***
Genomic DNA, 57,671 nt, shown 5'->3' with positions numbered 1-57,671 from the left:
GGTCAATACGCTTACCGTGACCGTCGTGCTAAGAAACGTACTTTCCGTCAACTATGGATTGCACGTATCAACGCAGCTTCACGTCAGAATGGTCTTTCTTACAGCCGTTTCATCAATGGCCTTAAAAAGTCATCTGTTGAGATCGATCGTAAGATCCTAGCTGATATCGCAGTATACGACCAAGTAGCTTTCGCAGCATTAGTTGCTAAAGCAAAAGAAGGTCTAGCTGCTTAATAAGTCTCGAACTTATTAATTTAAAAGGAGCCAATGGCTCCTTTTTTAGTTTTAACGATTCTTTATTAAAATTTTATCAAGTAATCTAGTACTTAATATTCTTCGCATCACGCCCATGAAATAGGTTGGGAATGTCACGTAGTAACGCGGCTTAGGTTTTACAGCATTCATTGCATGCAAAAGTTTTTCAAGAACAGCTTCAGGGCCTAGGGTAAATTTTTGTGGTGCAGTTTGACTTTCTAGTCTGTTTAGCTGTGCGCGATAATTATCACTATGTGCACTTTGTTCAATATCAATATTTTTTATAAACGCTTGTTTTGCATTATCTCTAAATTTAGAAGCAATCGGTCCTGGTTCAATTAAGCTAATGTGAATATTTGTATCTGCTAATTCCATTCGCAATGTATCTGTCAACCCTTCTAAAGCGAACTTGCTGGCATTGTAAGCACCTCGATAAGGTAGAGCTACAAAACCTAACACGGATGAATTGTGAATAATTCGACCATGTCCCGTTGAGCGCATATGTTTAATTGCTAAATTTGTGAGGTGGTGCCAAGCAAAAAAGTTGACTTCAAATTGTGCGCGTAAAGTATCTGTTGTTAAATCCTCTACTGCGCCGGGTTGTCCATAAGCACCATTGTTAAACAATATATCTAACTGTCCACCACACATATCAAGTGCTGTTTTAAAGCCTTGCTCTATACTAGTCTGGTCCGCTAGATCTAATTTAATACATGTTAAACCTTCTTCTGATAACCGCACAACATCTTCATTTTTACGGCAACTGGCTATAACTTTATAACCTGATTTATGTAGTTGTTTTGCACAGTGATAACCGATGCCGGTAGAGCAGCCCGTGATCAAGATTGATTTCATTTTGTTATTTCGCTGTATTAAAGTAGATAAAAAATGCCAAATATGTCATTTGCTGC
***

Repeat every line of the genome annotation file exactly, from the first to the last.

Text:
Genomic DNA, 57,671 nt, shown 5'->3' with positions numbered 1-57,671 from the left:
GGTCAATACGCTTACCGTGACCGTCGTGCTAAGAAACGTACTTTCCGTCAACTATGGATTGCACGTATCAACGCAGCTTCACGTCAGAATGGTCTTTCTTACAGCCGTTTCATCAATGGCCTTAAAAAGTCATCTGTTGAGATCGATCGTAAGATCCTAGCTGATATCGCAGTATACGACCAAGTAGCTTTCGCAGCATTAGTTGCTAAAGCAAAAGAAGGTCTAGCTGCTTAATAAGTCTCGAACTTATTAATTTAAAAGGAGCCAATGGCTCCTTTTTTAGTTTTAACGATTCTTTATTAAAATTTTATCAAGTAATCTAGTACTTAATATTCTTCGCATCACGCCCATGAAATAGGTTGGGAATGTCACGTAGTAACGCGGCTTAGGTTTTACAGCATTCATTGCATGCAAAAGTTTTTCAAGAACAGCTTCAGGGCCTAGGGTAAATTTTTGTGGTGCAGTTTGACTTTCTAGTCTGTTTAGCTGTGCGCGATAATTATCACTATGTGCACTTTGTTCAATATCAATATTTTTTATAAACGCTTGTTTTGCATTATCTCTAAATTTAGAAGCAATCGGTCCTGGTTCAATTAAGCTAATGTGAATATTTGTATCTGCTAATTCCATTCGCAATGTATCTGTCAACCCTTCTAAAGCGAACTTGCTGGCATTGTAAGCACCTCGATAAGGTAGAGCTACAAAACCTAACACGGATGAATTGTGAATAATTCGACCATGTCCCGTTGAGCGCATATGTTTAATTGCTAAATTTGTGAGGTGGTGCCAAGCAAAAAAGTTGACTTCAAATTGTGCGCGTAAAGTATCTGTTGTTAAATCCTCTACTGCGCCGGGTTGTCCATAAGCACCATTGTTAAACAATATATCTAACTGTCCACCACACATATCAAGTGCTGTTTTAAAGCCTTGCTCTATACTAGTCTGGTCCGCTAGATCTAATTTAATACATGTTAAACCTTCTTCTGATAACCGCACAACATCTTCATTTTTACGGCAACTGGCTATAACTTTATAACCTGATTTATGTAGTTGTTTTGCACAGTGATAACCGATGCCGGTAGAGCAGCCCGTGATCAAGATTGATTTCATTTTGTTATTTCGCTGTATTAAAGTAGATAAAAAATGCCAAATATGTCATTTGCTGC